Australia Blacklists China’s Huawei from Building Internet Network Due to Cyber Security Concerns
The government of Australia has blacklisted China’s Huawei from a government bid to build a high-speed Internet network out of cyber security concerns, according to a report from the Australian Financial Review.
Huawei is China’s largest supplier of networking and telecommunications equipment, as well as the second largest supplier in the world. Yet Australia’s prime minister Julia Gillard said the decision to ban the company from bidding on the government project was “prudent.” The proposed network is “the backbone of Australia’s information structure,” and therefore the government has the responsibility “to do our utmost to protect its integrity and that of the information carried on it.
“You would expect, as a government, we would make all of the prudent decisions to make sure that that infrastructure project does what we want it to do, and we’ve taken one of those decisions,” Gillard said, when asked about the Huawei decision.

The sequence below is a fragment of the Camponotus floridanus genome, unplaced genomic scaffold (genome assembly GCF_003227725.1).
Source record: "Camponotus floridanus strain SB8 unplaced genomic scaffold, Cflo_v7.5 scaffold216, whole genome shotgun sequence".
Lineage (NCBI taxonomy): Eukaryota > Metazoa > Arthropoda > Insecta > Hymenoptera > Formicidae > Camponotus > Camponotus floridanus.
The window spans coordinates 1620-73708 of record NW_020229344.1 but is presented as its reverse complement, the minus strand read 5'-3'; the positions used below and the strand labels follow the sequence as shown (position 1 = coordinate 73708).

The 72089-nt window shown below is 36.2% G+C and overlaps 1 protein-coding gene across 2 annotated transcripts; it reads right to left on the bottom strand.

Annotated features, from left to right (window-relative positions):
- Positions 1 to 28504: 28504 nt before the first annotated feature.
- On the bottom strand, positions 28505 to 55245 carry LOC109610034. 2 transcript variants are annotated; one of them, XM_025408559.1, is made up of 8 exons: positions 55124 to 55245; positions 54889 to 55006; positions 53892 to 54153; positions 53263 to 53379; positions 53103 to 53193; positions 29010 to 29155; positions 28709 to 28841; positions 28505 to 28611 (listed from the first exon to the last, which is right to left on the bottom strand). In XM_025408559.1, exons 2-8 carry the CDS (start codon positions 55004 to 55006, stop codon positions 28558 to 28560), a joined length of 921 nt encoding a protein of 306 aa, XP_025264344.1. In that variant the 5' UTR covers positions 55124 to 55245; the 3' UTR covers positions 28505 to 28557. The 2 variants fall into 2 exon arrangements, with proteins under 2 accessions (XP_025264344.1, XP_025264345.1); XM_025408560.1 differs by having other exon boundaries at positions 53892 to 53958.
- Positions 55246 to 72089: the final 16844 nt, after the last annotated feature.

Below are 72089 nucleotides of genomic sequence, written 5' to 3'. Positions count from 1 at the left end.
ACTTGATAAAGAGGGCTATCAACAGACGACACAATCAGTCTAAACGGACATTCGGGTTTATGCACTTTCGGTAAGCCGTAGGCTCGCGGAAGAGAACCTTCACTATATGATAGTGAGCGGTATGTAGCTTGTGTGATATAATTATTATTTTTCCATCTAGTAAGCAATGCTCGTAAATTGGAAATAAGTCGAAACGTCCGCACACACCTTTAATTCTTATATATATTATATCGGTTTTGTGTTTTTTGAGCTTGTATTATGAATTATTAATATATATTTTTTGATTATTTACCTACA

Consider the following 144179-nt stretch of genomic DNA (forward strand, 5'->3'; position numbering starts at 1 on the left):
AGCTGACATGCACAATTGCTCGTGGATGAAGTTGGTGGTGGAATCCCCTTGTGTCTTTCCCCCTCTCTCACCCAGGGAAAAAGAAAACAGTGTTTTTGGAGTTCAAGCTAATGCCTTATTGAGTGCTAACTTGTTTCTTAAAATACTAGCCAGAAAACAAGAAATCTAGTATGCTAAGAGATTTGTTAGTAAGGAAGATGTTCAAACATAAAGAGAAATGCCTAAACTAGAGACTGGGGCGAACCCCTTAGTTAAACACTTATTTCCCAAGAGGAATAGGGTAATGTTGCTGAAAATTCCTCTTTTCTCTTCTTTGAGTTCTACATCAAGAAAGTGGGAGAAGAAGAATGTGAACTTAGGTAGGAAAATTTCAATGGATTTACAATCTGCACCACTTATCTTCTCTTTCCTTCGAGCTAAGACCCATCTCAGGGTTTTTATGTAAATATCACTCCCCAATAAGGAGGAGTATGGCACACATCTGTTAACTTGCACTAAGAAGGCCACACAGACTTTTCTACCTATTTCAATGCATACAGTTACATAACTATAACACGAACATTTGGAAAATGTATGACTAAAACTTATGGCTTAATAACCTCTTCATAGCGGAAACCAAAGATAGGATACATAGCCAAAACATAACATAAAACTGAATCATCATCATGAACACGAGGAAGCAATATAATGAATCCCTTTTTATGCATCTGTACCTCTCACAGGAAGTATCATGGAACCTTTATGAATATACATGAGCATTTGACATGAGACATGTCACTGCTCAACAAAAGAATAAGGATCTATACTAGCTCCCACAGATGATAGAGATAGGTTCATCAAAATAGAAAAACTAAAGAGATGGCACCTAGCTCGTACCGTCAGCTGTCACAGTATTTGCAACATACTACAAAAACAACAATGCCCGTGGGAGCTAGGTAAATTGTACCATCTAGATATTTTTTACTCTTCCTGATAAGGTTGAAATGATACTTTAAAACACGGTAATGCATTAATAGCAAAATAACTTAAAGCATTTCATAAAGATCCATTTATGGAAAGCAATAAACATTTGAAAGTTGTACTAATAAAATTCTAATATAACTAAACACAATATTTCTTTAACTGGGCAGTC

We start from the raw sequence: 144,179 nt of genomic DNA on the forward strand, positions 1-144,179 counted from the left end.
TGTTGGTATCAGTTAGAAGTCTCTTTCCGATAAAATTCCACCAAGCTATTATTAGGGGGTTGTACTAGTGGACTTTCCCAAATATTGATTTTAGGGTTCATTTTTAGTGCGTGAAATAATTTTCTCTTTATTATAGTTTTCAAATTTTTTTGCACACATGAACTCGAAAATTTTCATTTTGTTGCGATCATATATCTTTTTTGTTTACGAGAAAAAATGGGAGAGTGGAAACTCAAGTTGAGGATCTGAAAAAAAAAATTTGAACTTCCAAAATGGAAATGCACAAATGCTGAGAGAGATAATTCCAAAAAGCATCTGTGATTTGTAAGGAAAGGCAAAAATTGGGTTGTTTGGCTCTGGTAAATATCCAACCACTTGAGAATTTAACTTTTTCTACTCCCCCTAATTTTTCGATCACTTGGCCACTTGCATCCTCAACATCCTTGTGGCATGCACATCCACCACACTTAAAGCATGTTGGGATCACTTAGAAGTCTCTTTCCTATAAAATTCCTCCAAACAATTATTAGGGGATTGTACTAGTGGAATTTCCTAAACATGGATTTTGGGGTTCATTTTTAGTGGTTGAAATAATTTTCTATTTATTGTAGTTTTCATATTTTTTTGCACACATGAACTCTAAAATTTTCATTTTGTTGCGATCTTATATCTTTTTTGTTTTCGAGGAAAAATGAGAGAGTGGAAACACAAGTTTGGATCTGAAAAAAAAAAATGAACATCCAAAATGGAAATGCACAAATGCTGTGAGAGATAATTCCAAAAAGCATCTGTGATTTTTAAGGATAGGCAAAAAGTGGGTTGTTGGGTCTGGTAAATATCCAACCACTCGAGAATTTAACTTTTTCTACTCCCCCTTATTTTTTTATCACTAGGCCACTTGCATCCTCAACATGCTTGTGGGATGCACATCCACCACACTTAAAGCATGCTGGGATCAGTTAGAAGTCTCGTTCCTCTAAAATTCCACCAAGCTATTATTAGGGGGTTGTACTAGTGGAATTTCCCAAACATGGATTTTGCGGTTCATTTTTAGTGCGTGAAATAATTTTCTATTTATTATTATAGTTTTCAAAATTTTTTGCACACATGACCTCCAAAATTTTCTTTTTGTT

Jeremy Mitchell, corporate affairs director at Huawei Australia, called the decision disappointing, but pointed out that the company does business in Australia not restricted to the Internet network.
“We are already working with all of Australia’s major operators and Huawei has invested in its Australian business for the long-term,” said Mitchell. “In fact, Huawei is building eight of the nine global NBN-style networks. Huawei partners with every major operator in Australia and 45 of the world’s top 50 operators. […] You don’t get to that level of success unless you have customers that trust your company, your staff, and your technology.”
Compounding Huawei’s problems, Symantec dismantled its alliance with the company to develop computer network security products out of concern the relationship would prevent it from obtaining classified information from the US government regarding cyberthreats, according to the New York Times.
Huawei’s head Ren Zhengfei previously worked for Chinese security services, according to PC Pro.